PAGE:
The interdisciplinary project known as Visual Studies is deeply engaged in both the perpetuation and the academic questioning of ethnographic luminic epistemologies. Independently from the internal struggles, what interests us now are those Visual Studies which have known how to re-absorb and re-direct the critiques of postcoloniality formulated above all by the theories of black and chicana postfeminists, by theories on postoccidentalism and by the so called decolonial turns and border thinking. Immersed in the critique of the politics of representation, these transcultural epistemologies of visuality have known how to confront the problem of double ethnographic disappearance of the observer-subject and of the subject that is visually digested (consumed). Through the analysis of the performative, linguistic and semiotic matrix of transmodern visual rhetoric, these Visual Studies have achieved a certain decoding of the Malinowskian “staging” thus giving shape to a type of epistemic self-reflexivity that is strategically antiocularcentric.

On considering these interdisciplinary knowledge, put forth by the transcultural studies of visuality, it becomes obvious that the diverse ethnocentric and ethnophagic regimes of the coloniality of seeing –not only those related to the visual narrations of Chroniclers of the Indies like Pedro Mártir de Anglería, to the travel logs like those of Teodoro De Bry, André Thevet or Jean de Lèry, and to Eurocentered essayists like Montaigne himself, but also those other narratives and imaginaries that have appeared in the mist of late capitalist modernity- can and must be analyzed and contested. Moreover, they need to be included in what Ramon Grosfoguel defines as the inter-epistemic dialog. In this sense it can be asserted that the fact that the processes of anthropologization and digestion of otherness are both transmodern and constitutively modern-colonial doesn’t mean that they lack vanishing points or epistemic fissures through which an anti-luminic critique of these can be formulated. However, to carry out a decolonial critique of the colonial panoptic imaginaries it is necessary to remember that anthropological knowledge –because it is in debt with the scopic regimes of modernity- is a knowledge that is reiteratively ocularcentric and that the ethnographic method of beholding and observing (associated to Malinowskian ‘staging’) tends to function like a surveillance device, and a normativization of the gaze and of the observed-subject.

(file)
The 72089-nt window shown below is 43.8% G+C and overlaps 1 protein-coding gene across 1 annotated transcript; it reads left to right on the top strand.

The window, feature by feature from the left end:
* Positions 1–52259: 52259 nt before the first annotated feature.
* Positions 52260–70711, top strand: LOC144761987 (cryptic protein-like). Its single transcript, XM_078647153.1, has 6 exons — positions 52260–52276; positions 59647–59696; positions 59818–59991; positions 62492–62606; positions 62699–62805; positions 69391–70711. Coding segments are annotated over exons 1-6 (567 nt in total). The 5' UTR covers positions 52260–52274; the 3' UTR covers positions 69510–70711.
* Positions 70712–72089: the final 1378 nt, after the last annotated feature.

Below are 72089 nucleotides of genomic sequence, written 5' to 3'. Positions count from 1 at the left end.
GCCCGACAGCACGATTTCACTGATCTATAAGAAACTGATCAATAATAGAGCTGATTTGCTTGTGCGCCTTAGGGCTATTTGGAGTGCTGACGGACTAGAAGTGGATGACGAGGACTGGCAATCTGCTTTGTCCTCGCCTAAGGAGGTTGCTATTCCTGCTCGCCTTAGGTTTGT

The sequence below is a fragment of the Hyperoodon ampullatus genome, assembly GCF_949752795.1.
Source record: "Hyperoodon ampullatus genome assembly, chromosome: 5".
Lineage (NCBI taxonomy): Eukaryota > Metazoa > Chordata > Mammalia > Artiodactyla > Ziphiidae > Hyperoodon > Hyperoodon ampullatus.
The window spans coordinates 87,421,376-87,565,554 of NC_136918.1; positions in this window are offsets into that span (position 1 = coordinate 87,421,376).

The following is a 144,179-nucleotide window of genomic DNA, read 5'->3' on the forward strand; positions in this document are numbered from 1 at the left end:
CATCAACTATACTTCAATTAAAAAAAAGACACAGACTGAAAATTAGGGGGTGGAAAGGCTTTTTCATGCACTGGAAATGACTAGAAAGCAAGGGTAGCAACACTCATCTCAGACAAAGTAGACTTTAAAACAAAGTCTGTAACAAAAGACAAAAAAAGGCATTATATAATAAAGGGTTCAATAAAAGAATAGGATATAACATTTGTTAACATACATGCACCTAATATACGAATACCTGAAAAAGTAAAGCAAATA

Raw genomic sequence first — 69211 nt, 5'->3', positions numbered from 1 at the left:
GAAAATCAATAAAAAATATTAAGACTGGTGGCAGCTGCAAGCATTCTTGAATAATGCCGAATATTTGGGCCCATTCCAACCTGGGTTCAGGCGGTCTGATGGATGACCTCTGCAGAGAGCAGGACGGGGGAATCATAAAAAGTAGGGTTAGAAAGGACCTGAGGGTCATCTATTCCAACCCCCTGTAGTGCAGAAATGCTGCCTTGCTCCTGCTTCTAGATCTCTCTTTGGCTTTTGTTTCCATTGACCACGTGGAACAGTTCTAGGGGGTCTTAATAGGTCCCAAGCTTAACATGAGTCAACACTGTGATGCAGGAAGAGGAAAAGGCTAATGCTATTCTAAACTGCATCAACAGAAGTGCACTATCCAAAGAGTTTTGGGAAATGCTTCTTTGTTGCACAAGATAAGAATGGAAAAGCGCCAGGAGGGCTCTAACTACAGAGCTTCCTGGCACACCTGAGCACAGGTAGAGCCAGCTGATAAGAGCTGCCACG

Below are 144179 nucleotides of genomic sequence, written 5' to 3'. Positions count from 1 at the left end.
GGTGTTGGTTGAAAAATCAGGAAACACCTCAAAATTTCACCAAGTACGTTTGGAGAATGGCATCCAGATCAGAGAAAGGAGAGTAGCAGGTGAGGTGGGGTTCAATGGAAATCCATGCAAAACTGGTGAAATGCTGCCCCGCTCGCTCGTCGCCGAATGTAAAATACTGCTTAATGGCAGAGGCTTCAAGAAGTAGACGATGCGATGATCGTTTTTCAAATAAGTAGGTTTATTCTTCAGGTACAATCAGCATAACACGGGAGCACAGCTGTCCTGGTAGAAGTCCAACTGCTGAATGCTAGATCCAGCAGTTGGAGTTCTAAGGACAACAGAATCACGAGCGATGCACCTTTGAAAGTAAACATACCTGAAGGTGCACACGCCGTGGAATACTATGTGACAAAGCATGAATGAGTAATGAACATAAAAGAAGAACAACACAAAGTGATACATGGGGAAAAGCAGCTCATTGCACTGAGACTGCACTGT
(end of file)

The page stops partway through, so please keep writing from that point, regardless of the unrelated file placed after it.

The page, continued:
To be proposed as veritable decolonial strategies, the transcultural visual studies therefore need to go beyond the mere affirmation that both the historical development of colonial visuality and its imperial ethnographies like the process of disciplinary legitimization of visual anthropological thought –in as much as all where born with the presumption of being universal knowledge and universalizing disciplines- are strongly related to the imperial luminic paradigms that have characterized the scopic regime of colonial modernity.[21] The former is without a doubt a key element to understand the genealogy of the coloniality of seeing. However, from our point of view, it is also necessary to recognize that the submission or subjectivation of otherness did not constitute, nor does it constitute it now- a unique visual regimen, an that for this reason, such narratives and imperial categories are displaceable, permeable, and questionable. The luminic epistemologies that underlie all observation, disappearance, or ethnographic digestion therefore need to be contested and confronted, whether this is done from the logic of anti-luminic decolonial epistemologies or from antiocularcentric self-reflexivity of inter-epistemic dialog itself. The visual studies are, in this sense, urged to reveal those anti-luminic forms that went unnoticed by the traditional social sciences but that are consubstantial to western ocularcentric historicity and to all ethnocentric knowledge. The question that is currently formulated by transculturality to the visual studies seems to be the following one: could we cease to use the legitimate suspicion related to the coloniality of knowledge of the ethnographic gaze to deny the possibility of implementing now an inter-epistemic dialog between Eurocentered cultures and visual cultures that where racially undermined through the modern-colonial technologies of seeing. In this sense, the recognition of the coloniality of seeing should rather conduce us towards the ‘discovery’ of alternative and non-conformist adjacent scopic paradigms implicit in the historic development of colonial modernity.